USDA's Joint Ag Weather Facility says on the Plains, dry weather accompanies a gradual warming trend. "In fact, above-normal temperatures have returned to the northern and central High Plains, easing livestock stress," USDA elaborates. On Montana’s high plains, chinook winds have begun to erode winter wheat’s protective snow cover, USDA continues.
In the West, USDA reports citrus producers in the San Joaquin Valley are still contending with a string of freezes that began on Dec. 4, although temperatures have begun to moderate from the peak of the cold wave. "Cool, dry weather covers the remainder of the region, except for some rain spreading into southern New Mexico," USDA explains.
In the Corn Belt, USDA says cold, breezy weather persists. "Snow blankets much of the region, but coverage is patchy from the middle Mississippi Valley into the lower Great Lakes region," USDA reports. Current snow depths include 5 inches in Sioux Falls, South Dakota, and 4 inches in Rockford, Illinois, and Dayton, Ohio, USDA elaborates.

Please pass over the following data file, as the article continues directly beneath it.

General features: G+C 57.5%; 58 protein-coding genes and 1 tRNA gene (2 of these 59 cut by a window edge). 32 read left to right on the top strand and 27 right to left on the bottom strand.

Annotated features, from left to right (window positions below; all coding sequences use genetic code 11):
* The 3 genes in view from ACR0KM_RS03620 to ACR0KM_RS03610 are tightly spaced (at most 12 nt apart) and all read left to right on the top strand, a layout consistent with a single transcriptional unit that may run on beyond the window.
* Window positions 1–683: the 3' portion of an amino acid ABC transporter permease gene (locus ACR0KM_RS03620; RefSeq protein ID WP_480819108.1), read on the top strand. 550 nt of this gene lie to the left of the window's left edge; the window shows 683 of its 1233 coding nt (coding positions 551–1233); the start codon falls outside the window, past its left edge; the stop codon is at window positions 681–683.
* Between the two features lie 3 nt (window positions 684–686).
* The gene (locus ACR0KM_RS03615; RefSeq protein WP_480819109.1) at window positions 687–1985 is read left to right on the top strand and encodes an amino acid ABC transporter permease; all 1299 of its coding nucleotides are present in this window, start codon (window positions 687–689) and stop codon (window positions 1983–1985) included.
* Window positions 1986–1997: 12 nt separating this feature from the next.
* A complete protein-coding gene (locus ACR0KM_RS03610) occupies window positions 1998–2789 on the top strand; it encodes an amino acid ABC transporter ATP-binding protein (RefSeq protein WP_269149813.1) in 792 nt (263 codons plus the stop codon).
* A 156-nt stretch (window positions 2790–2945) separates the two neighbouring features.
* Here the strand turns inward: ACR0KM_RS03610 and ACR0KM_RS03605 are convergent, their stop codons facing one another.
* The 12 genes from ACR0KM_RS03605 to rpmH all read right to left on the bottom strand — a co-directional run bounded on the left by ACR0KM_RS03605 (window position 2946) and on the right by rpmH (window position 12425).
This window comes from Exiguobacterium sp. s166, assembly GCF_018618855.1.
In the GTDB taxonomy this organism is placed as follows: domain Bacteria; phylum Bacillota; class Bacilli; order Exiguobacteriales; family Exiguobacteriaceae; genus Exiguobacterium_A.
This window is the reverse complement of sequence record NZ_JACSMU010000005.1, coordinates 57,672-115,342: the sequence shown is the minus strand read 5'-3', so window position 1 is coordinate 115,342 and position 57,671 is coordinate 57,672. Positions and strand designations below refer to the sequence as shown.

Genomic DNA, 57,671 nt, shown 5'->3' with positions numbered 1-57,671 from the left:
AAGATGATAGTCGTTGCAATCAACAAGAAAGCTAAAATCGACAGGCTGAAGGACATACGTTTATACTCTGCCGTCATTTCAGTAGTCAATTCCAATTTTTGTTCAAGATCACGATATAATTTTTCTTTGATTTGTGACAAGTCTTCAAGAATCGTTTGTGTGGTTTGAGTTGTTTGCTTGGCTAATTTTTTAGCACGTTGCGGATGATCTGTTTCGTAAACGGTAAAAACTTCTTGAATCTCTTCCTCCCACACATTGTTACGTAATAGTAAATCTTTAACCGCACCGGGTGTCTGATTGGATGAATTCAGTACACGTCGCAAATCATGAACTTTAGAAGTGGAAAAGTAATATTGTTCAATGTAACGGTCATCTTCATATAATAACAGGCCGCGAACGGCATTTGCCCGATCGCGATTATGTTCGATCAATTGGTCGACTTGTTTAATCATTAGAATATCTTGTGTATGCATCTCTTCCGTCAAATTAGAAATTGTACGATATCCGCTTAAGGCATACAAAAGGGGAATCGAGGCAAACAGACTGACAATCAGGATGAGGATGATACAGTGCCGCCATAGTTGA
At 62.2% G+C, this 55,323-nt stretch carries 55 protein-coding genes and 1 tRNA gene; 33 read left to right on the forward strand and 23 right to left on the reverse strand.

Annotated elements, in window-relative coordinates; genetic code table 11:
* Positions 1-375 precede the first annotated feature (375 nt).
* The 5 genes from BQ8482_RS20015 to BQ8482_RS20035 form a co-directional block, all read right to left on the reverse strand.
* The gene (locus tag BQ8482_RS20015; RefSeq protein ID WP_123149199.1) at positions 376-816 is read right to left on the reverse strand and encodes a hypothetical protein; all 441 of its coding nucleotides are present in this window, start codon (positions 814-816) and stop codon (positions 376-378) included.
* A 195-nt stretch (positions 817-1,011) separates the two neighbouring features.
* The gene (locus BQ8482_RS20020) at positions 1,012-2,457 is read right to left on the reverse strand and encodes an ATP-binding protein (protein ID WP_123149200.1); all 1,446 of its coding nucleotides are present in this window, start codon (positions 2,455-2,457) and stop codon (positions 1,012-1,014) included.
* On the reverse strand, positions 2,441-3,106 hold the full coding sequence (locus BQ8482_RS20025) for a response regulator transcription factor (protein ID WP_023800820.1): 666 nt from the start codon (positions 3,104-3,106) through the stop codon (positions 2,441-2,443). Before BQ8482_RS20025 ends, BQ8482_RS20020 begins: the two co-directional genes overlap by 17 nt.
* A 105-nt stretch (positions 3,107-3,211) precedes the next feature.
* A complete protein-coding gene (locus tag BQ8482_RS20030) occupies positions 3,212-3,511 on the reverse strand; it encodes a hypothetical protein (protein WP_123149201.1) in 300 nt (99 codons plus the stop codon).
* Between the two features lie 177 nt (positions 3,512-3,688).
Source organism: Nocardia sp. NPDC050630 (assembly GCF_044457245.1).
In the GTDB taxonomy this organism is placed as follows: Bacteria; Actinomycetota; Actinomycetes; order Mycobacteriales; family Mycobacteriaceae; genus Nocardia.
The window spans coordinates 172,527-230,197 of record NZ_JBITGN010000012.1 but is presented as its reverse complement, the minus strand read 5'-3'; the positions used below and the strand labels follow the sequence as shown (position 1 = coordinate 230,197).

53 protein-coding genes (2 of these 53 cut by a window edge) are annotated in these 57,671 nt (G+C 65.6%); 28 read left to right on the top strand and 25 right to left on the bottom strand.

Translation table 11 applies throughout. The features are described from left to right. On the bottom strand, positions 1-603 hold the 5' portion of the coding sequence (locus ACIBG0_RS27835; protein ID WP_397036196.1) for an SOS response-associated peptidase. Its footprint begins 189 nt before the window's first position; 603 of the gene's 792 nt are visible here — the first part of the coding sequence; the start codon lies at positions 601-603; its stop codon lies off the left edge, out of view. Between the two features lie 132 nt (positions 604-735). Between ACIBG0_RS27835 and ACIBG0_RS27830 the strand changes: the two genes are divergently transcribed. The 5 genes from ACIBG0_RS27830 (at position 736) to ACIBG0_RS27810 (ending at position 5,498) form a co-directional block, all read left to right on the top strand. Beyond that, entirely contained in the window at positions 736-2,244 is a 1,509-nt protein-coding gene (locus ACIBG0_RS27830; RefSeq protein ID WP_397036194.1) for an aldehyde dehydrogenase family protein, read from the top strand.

In the South, USDA reports cool, breezy weather favors late-season fieldwork. "By Dec. 8 in North Carolina, winter wheat was 93% planted, while harvesting was 92% complete for cotton and 86% complete for soybeans," USDA explains.
In its outlook, USDA says during during the next few days, a storm system will produce widespread precipitation across the eastern half of the U.S. "Snow will develop across the middle Mississippi Valley on Friday and spread into the Northeast during the weekend," USDA continues. Some sleet and freezing rain may also occur, especially from the central Appalachians into the northern Mid-Atlantic states, USDA explains. Meanwhile, USDA reports storm-total rainfall could reach 1 to 3 inches across the lower Southeast. "The remainder of the U.S. will remain mostly dry, except for some precipitation later today across the southern Rockies and the Northwest," USDA continues. By early next week, above-normal temperatures can be expected from the Pacific Coast to the Plains, but cold conditions will linger in the eastern U.S., according to USDA.